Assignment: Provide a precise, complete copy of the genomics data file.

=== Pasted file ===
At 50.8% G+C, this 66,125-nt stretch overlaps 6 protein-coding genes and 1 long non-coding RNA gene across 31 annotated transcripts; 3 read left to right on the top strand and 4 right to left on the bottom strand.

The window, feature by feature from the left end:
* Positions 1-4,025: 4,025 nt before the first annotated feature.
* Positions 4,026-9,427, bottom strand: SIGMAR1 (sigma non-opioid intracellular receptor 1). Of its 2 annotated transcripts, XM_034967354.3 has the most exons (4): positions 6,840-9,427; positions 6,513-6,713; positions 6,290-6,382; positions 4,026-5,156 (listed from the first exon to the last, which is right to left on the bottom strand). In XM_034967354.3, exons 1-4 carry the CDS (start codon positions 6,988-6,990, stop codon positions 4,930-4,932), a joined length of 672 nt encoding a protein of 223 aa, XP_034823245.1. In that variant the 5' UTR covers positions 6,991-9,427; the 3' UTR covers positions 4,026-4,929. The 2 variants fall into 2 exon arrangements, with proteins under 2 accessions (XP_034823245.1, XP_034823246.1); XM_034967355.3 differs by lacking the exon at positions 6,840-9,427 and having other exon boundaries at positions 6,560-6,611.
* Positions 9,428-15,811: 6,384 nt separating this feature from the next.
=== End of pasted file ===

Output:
At 50.8% G+C, this 66,125-nt stretch overlaps 6 protein-coding genes and 1 long non-coding RNA gene across 31 annotated transcripts; 3 read left to right on the top strand and 4 right to left on the bottom strand.

The window, feature by feature from the left end:
* Positions 1-4,025: 4,025 nt before the first annotated feature.
* Positions 4,026-9,427, bottom strand: SIGMAR1 (sigma non-opioid intracellular receptor 1). Of its 2 annotated transcripts, XM_034967354.3 has the most exons (4): positions 6,840-9,427; positions 6,513-6,713; positions 6,290-6,382; positions 4,026-5,156 (listed from the first exon to the last, which is right to left on the bottom strand). In XM_034967354.3, exons 1-4 carry the CDS (start codon positions 6,988-6,990, stop codon positions 4,930-4,932), a joined length of 672 nt encoding a protein of 223 aa, XP_034823245.1. In that variant the 5' UTR covers positions 6,991-9,427; the 3' UTR covers positions 4,026-4,929. The 2 variants fall into 2 exon arrangements, with proteins under 2 accessions (XP_034823245.1, XP_034823246.1); XM_034967355.3 differs by lacking the exon at positions 6,840-9,427 and having other exon boundaries at positions 6,560-6,611.
* Positions 9,428-15,811: 6,384 nt separating this feature from the next.